09 March 2020
Markets are reacting to two shocks in one day. As hopes of containing the worldwide spread of the coronavirus fade, the risk it poses to the global economic outlook increases. At the same time, oil prices saw their sharpest decline since the first Gulf war in 1991, after the breakup of the OPEC+ alliance last week.
The two shocks are linked. The oil price shock will put pressure on oil producers, such as those in the US shale sector, while there is concern that the positive impact on consumers may be limited given the virus’s potential to curb demand.
Combined, these two factors form a singular and clear catalyst for policy action. While a monetary policy response is critical for supporting sentiment and limiting the negative impact on companies and consumers, it should no longer be ‘the only game in town’.
Central banks can still use a number of instruments and tools put in place since the global financial crisis to support markets, companies and banks. However, given the limited ammunition, this support will not be sufficient - monetary and fiscal policy must take coordinated steps to support the global system in this unprecedented environment. We expect governments to introduce targeted fiscal measures as a result, and are particularly watching the US and European Union for a response.
In this instance, countries are seeking to alleviate a social, rather than financial, problem, where fiscal action can make a real difference to economic outcomes. And there is room for policymakers to take exceptional measures in exceptional times.
But any response will have to be timely, well designed and well implemented. Specific measures will have different multiplier effects on economic growth, and so choosing the right ones and timing them correctly, will be paramount. They will have to provide support, not just to deal with the virus itself, but also mitigate the impact of preventative and quarantine measures that may slow activity to a halt.
Focus on consumers
Consumer spending is one of the most important drivers of US - and global - growth. Hence markets will be focusing on any measures to alleviate the burden on US households and support consumption.
Around a quarter of the US workforce is not covered by sick pay, with those in certain sectors, such as construction and hospitality, most at risk. Some have already suggested that companies should extend sick pay cover to all employees as well as free testing and treatment to all, including those without health insurance - we need to see if this becomes policy.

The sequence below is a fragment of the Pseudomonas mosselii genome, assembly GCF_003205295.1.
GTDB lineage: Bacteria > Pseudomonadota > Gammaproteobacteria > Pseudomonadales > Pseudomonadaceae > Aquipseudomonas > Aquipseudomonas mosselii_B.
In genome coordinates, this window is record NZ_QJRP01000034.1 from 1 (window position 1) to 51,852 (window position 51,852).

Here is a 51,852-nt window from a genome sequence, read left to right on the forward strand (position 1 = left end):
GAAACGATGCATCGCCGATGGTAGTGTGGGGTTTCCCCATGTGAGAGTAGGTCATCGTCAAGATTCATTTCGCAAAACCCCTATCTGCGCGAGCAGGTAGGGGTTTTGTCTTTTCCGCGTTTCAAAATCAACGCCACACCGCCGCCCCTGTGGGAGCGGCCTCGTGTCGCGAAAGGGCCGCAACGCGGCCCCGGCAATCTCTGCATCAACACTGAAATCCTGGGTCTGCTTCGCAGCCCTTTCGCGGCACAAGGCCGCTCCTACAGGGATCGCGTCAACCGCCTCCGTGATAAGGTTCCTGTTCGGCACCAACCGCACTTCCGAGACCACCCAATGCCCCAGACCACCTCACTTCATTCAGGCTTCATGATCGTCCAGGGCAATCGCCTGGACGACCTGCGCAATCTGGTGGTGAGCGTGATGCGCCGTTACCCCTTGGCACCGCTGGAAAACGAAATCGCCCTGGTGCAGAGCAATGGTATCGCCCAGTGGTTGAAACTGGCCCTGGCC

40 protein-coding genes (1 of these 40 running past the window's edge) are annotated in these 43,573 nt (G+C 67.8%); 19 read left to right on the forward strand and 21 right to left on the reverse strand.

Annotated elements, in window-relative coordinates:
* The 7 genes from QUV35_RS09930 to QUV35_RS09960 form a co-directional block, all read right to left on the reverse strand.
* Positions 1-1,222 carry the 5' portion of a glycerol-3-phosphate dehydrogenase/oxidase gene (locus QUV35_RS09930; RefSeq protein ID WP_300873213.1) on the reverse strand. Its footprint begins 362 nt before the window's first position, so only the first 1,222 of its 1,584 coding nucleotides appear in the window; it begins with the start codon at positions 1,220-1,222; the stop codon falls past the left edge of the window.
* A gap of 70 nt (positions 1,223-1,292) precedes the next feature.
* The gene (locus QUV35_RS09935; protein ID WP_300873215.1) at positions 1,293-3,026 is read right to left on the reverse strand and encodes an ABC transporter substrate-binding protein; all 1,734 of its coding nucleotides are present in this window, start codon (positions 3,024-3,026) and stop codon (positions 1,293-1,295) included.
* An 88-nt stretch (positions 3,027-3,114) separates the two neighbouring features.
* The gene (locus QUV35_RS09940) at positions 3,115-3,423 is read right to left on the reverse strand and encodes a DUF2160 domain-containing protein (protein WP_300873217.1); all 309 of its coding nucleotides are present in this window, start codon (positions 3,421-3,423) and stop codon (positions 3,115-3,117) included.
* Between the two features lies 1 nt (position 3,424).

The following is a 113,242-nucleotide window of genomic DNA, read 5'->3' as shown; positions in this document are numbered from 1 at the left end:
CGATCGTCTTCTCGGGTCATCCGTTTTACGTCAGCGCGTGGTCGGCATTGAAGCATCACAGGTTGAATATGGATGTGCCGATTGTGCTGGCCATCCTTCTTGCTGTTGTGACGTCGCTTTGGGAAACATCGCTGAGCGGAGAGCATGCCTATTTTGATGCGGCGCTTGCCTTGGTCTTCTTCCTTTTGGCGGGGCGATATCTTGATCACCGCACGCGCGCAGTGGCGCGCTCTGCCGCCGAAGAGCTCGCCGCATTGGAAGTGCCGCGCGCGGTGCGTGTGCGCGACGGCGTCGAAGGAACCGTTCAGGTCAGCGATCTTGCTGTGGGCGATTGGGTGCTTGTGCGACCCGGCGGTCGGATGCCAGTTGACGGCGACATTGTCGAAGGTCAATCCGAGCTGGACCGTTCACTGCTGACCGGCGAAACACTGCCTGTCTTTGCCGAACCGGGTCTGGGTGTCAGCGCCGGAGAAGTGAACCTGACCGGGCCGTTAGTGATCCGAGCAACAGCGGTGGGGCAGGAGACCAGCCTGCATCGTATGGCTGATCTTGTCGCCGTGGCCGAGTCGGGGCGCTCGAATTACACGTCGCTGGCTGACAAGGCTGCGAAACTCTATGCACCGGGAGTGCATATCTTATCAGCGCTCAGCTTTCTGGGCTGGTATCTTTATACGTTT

In Europe, the need for fiscal stimulus is even more critical. Now is the time to break fiscal rules, to activate emergency clauses, to be bold and creative in opening fiscal taps. We need to see a coordinated area-wide response, with measures including tax relief, policies limiting income and job losses, help for SMEs, as well as spending to support health systems and other sectors - and countries - that have come under enormous strain. The fate of the euro area yet again depends on policymakers’ willingness to act.
Attention is on both equity and bond markets. With extreme price moves in the latter, we have seen liquidity become more challenged, and the trading community become defensive in their approach. There are bids, but lower than current market levels and the spread of market interest to sell, versus buy, is limiting activity. Cash volumes are relatively light, and the majority of activity is in derivatives and synthetic instruments.
My base case scenario is that we will see a significant slowdown in global growth this year, but not a global recession. Risks are skewed to the downside but there is a huge amount of uncertainty. The fiscal policy response is an important piece of the global economic growth picture. But other factors, such as the duration of the outbreak and severity of the measures to curb it, will also play a big role.
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